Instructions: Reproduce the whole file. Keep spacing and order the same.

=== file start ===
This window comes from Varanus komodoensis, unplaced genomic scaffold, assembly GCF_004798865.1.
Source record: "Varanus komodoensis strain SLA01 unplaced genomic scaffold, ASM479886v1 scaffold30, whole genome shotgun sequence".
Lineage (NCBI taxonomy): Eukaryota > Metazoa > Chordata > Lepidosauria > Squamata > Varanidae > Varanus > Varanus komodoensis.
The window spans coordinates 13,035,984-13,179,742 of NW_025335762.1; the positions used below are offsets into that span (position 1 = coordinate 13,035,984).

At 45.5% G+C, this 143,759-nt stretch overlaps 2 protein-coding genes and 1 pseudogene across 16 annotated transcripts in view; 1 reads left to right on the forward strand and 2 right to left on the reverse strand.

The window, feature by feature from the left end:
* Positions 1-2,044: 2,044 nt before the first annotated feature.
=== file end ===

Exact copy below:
This window comes from Varanus komodoensis, unplaced genomic scaffold, assembly GCF_004798865.1.
Source record: "Varanus komodoensis strain SLA01 unplaced genomic scaffold, ASM479886v1 scaffold30, whole genome shotgun sequence".
Lineage (NCBI taxonomy): Eukaryota > Metazoa > Chordata > Lepidosauria > Squamata > Varanidae > Varanus > Varanus komodoensis.
The window spans coordinates 13,035,984-13,179,742 of NW_025335762.1; the positions used below are offsets into that span (position 1 = coordinate 13,035,984).

At 45.5% G+C, this 143,759-nt stretch overlaps 2 protein-coding genes and 1 pseudogene across 16 annotated transcripts in view; 1 reads left to right on the forward strand and 2 right to left on the reverse strand.

The window, feature by feature from the left end:
* Positions 1-2,044: 2,044 nt before the first annotated feature.